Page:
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BRANT TOWNSHIP - "I've got another million dead bees here."

Dave Schuit said the words so matter-of-factly that one might think he was being blasé about the whole situation.

That couldn't be further from the truth. Schuit, owner of Saugeen Country Honey in Elmwood is beside himself. For the second summer in the row, the vast majority of his bees are dead.

Tuesday, Schuit was at an organic farm in Brant Township, approximately six kilometres southwest of Hanover. Potentially more than 2.5 million bees were in the 32 hives Schuit had at this location.

"In one hive, if it's a good hive, and these hives were good this spring, we would have 80,000 -90,000 bees," he said. "Now, half are gone. They're in free fall now; they're still dying."

And it's is not as if the bees are suddenly dropping from the sky. As this farm, the ground near the hives are covered with the carcasses of thousands of bees. They have escaped the hive, either miraculously on their own volition, or by being removed by the few bees who remained healthy.

Their deaths have not been painless; in fact, what they've gone through is akin to torture.

"This bee here died with its tongue sticking out," he explained as he examined three bees from the pile. "This one here, you can see how the wings are turned out because the muscles collapsed. The abdomen has turned inside because of the pain."

Schuit believes the cause behind the colonies collapsing is neonicotinoid pesticides. Representatives from the Ontario Ministry of Agriculture and Food and Rural Affairs (OMAFRA) were on site Tuesday taking samples from the hives. The government workers were conducting tests to determine the health of the hives, particularly to see if there was any trekamite or voramite present. They also removed samples of the dead bees.

Recently, neonicotinoids have been linked to colony collapse disorder, a blight which has impacted beekeepers since at least 2006.

"I believe our soil is being saturated with the neonicotinoids," Schuit said. "It's in the ground, it's in the water, it's in the plants."

When corn, soy beans or canola are planted, neonicotinoids are on the seed, Schuit continued. When the plant grows, it sucks up water with the chemical.

The hypothesis is that bees are collecting pollen from the corn and bringing that back into the hive. Without pollen, a hive will not survive; however, the infected pollen is proving to be a death sentence.

"The whole plant has become toxic," Schuit said. "Any insect that bites it dies."

The half life of neonicotinoids is 120 days and can stay in the soil and water for years after.

Schuit is one of many who are calling for a halt to the insecticide's use until its impact on bees is more well known.

"(Government agencies) keep saying we gotta keep doing more testing and more testing and more testing," he explained. "We say put the chemical on hold and then do your testing. Why put us out of business?

And it will eventually put him out of business, if left unchecked. He very bluntly admitted a "bee holocaust," a term his wife used at recent open forum in Grey County, would bankrupt him.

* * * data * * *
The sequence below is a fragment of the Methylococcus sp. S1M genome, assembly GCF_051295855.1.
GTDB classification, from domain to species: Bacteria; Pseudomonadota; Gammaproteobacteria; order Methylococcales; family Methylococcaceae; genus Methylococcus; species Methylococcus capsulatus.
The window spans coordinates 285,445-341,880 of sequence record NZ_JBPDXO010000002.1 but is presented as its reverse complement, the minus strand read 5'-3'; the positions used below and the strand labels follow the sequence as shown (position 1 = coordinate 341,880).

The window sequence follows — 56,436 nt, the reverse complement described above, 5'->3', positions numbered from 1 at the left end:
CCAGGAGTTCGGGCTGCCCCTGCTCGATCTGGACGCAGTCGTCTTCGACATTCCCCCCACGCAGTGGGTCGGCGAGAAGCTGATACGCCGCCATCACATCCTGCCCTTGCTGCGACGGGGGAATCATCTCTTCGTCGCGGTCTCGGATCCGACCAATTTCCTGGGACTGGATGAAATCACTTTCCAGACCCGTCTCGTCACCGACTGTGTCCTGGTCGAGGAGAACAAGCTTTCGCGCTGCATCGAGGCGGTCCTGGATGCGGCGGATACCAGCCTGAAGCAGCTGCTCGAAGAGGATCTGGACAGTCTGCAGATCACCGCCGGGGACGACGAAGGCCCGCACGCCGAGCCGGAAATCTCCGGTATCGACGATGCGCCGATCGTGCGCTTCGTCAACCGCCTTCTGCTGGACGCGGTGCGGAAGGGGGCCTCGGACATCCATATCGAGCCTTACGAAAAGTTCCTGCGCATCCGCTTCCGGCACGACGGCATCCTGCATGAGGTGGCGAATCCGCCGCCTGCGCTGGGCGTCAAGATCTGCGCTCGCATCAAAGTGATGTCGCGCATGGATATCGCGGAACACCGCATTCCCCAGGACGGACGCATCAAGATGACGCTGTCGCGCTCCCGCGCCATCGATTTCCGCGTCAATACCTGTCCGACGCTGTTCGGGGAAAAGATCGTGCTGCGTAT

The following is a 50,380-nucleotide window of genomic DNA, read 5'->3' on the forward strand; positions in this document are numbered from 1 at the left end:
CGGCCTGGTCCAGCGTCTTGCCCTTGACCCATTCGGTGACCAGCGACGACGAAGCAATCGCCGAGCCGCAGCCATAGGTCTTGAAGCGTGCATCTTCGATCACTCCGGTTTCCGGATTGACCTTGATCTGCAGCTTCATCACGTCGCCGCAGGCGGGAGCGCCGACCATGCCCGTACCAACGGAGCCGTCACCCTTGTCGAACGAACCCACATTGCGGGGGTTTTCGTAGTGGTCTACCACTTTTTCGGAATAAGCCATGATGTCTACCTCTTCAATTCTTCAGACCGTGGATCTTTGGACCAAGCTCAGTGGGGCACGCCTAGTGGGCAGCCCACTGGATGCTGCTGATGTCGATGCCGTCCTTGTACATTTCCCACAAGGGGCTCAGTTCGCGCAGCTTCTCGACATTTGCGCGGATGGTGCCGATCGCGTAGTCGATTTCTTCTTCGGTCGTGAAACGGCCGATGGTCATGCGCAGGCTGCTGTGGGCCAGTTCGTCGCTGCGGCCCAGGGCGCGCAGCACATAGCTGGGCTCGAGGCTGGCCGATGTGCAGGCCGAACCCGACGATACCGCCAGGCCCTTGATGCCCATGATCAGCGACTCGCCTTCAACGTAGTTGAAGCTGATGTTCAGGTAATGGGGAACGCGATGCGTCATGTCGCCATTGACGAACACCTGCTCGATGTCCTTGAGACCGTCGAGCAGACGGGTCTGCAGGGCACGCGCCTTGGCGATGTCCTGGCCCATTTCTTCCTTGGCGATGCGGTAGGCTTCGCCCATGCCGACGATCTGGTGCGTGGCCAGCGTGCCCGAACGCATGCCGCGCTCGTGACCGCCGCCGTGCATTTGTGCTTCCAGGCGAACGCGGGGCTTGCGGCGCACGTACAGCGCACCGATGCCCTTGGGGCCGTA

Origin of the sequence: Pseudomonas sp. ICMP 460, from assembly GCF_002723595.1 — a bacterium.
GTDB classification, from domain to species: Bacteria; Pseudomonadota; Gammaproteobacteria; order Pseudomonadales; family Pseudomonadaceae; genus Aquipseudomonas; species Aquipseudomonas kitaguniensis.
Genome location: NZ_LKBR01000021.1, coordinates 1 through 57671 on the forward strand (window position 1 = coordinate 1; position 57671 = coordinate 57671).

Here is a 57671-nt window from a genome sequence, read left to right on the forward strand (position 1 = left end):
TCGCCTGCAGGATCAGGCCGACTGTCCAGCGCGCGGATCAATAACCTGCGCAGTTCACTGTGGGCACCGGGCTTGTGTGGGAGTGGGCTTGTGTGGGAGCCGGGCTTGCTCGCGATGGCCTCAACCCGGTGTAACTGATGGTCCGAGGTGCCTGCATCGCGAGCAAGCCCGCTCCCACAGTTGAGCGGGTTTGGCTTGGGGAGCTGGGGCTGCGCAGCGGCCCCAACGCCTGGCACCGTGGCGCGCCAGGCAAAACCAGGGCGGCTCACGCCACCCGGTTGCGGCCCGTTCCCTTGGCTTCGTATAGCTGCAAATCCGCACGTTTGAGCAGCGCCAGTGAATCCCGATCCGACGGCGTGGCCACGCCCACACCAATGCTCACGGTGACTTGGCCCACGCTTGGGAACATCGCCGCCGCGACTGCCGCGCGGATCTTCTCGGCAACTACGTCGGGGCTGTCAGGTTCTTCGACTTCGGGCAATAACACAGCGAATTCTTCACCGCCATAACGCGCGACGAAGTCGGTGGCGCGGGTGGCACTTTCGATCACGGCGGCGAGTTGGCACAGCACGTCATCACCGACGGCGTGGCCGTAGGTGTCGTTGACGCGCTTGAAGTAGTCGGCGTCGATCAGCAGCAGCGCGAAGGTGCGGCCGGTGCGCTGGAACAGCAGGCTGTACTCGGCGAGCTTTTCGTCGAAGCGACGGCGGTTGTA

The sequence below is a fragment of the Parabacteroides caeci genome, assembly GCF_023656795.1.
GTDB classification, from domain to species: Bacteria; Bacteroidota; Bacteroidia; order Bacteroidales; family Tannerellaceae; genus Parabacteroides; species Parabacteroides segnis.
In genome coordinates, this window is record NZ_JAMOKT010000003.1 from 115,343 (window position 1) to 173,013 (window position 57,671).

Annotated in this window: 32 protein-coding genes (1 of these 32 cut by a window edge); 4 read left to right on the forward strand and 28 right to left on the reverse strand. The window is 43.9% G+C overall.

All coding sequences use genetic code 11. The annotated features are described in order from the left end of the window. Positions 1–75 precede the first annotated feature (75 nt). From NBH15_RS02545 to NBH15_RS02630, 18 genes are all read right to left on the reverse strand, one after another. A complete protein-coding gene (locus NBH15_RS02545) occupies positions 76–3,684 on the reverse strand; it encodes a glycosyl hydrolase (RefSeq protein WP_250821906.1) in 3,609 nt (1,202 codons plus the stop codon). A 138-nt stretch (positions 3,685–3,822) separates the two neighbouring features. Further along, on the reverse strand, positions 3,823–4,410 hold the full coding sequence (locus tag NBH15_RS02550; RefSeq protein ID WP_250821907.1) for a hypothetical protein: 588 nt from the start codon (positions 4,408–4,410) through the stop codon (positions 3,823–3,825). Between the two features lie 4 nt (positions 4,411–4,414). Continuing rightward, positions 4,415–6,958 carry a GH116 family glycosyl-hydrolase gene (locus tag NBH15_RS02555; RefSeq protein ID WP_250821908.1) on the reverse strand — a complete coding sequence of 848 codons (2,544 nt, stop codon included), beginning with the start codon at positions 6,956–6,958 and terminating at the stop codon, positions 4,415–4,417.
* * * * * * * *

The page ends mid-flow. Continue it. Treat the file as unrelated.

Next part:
However, Schuit is looking at a much larger picture than his own financial stability. He is afraid of what the death of bees means for society as a whole.

"This is the calm before the storm. I think when the bees are blowing the whistle by their death, it's going to bring the nations to their knees," he said. "This is our food supply; bees do over 80 per cent of the world's pollination. And if we think we don't need bees, we better wake up."

That said, Schuit argued more agencies than just OMAFRA should have been at the Brant Township farm Tuesday. He wondered why the Pest Management Regulatory Agency or Ministry of the Environment weren't taking greater steps to solve this problem.

He also wondered if other members of the agricultural industry would have to suffer through such a catastrophe.

"Of all the testing they did last year, 70 per cent of the bees had this chemical on them," he said. "How would a farmer (react to) saying '70 per cent of my cattle are dead, but we're going to do more research and more studies on something we know is on them'?"

In the meantime, Schuit's operation has done its best to limit its bees access to the insecticides, but that is often easier said than done.

"Basically, bees can travel up to nine kilometeres, but we do everything we can to keep our hives from farming where they use these neonicotinoids," he explained. "But it's hard; we don't know what to do. "

Two hours later after our conversation in Brant Township, Schuit called with his second update of the afternoon. There was more trouble found at another collection of his hives, just three kilometres from where OMAFRA was testing.

"Half the yard is gone," he said. His voice cracked as he tried to collect himself.

"This hurts me," he had said earlier in the afternoon. " Seeing my livestock dying in the millions, before my eyes."

With files from QMI Agency


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